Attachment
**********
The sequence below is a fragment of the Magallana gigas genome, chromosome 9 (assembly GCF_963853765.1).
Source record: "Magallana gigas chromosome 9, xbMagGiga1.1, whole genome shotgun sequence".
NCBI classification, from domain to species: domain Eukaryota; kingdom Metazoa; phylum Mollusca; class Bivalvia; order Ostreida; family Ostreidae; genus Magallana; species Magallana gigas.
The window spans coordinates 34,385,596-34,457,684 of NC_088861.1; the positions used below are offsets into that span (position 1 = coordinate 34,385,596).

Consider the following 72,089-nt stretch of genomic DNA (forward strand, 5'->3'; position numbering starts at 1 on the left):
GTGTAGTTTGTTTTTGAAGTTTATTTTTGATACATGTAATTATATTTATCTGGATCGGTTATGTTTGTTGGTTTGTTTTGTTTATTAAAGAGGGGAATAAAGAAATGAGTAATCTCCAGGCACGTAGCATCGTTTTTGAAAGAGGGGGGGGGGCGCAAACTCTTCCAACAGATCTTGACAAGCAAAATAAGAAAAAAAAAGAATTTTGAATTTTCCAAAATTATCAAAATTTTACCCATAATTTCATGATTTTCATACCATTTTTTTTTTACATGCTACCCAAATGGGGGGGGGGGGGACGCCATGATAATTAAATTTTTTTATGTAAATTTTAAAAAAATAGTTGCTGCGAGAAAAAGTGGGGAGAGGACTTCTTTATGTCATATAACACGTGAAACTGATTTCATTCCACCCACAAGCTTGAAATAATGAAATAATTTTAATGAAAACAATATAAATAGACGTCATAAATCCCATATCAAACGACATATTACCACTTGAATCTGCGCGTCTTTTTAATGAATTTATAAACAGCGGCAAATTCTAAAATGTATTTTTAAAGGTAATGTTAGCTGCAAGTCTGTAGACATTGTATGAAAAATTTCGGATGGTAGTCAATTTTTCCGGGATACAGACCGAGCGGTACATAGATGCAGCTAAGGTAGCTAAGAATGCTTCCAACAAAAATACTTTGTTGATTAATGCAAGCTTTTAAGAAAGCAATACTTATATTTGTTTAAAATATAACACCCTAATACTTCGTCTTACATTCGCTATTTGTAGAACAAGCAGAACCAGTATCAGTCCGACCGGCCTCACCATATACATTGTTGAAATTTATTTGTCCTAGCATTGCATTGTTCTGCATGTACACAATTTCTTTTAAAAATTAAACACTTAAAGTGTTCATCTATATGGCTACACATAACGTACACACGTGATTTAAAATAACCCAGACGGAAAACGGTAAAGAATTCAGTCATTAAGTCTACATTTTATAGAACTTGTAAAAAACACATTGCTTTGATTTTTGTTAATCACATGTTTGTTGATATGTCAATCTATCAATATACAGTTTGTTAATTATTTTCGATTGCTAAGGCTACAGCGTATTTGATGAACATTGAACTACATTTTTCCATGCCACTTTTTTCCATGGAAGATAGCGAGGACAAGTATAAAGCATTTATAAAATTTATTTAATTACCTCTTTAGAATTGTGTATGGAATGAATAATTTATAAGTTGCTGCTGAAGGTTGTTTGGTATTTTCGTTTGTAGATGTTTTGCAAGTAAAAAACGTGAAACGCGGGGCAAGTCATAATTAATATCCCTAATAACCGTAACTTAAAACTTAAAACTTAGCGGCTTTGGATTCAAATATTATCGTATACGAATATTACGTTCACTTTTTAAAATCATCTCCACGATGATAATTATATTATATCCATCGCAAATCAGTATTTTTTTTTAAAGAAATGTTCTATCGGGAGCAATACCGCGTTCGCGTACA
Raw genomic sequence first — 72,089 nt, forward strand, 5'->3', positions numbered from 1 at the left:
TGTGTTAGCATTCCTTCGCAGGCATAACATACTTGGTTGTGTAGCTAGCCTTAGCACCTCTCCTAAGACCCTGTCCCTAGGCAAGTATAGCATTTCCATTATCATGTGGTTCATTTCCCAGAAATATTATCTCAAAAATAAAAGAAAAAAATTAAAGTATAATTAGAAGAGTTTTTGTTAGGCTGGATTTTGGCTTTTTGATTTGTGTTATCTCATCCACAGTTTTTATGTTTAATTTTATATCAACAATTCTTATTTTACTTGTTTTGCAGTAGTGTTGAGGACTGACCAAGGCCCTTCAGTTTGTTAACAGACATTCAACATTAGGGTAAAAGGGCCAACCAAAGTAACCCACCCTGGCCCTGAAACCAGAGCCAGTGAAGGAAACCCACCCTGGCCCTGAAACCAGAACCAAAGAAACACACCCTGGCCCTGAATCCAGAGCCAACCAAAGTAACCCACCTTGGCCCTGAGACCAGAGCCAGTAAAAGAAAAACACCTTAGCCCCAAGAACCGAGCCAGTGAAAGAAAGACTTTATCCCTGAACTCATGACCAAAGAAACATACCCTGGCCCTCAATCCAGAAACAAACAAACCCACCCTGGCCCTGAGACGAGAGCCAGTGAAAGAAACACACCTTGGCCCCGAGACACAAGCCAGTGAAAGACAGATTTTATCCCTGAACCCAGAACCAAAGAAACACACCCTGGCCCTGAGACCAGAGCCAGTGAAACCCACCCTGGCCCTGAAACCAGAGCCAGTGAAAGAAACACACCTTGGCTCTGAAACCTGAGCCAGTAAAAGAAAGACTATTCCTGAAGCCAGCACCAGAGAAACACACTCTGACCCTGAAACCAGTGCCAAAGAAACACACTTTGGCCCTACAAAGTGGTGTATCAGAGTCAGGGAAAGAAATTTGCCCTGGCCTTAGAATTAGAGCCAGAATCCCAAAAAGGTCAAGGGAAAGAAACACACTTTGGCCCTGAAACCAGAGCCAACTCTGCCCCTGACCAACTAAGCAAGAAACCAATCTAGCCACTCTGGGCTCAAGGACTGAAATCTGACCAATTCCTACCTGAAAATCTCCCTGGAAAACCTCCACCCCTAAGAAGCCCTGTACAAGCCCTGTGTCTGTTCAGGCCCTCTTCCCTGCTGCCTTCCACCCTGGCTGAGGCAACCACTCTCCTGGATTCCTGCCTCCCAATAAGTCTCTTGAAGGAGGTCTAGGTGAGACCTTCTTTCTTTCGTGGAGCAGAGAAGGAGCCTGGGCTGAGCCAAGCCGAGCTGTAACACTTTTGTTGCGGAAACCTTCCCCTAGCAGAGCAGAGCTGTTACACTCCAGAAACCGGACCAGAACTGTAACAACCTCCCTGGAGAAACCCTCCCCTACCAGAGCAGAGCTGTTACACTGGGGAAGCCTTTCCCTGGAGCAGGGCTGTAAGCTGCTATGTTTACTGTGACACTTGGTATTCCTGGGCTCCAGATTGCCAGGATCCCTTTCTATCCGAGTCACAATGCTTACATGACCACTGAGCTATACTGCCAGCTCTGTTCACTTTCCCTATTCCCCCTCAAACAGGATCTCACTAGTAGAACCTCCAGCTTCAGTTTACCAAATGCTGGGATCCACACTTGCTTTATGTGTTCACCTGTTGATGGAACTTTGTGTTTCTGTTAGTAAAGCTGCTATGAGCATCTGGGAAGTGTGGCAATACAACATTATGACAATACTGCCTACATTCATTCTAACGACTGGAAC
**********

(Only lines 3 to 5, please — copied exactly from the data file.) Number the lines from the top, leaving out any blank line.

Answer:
NCBI classification, from domain to species: domain Eukaryota; kingdom Metazoa; phylum Mollusca; class Bivalvia; order Ostreida; family Ostreidae; genus Magallana; species Magallana gigas.
The window spans coordinates 34,385,596-34,457,684 of NC_088861.1; the positions used below are offsets into that span (position 1 = coordinate 34,385,596).

Consider the following 72,089-nt stretch of genomic DNA (forward strand, 5'->3'; position numbering starts at 1 on the left):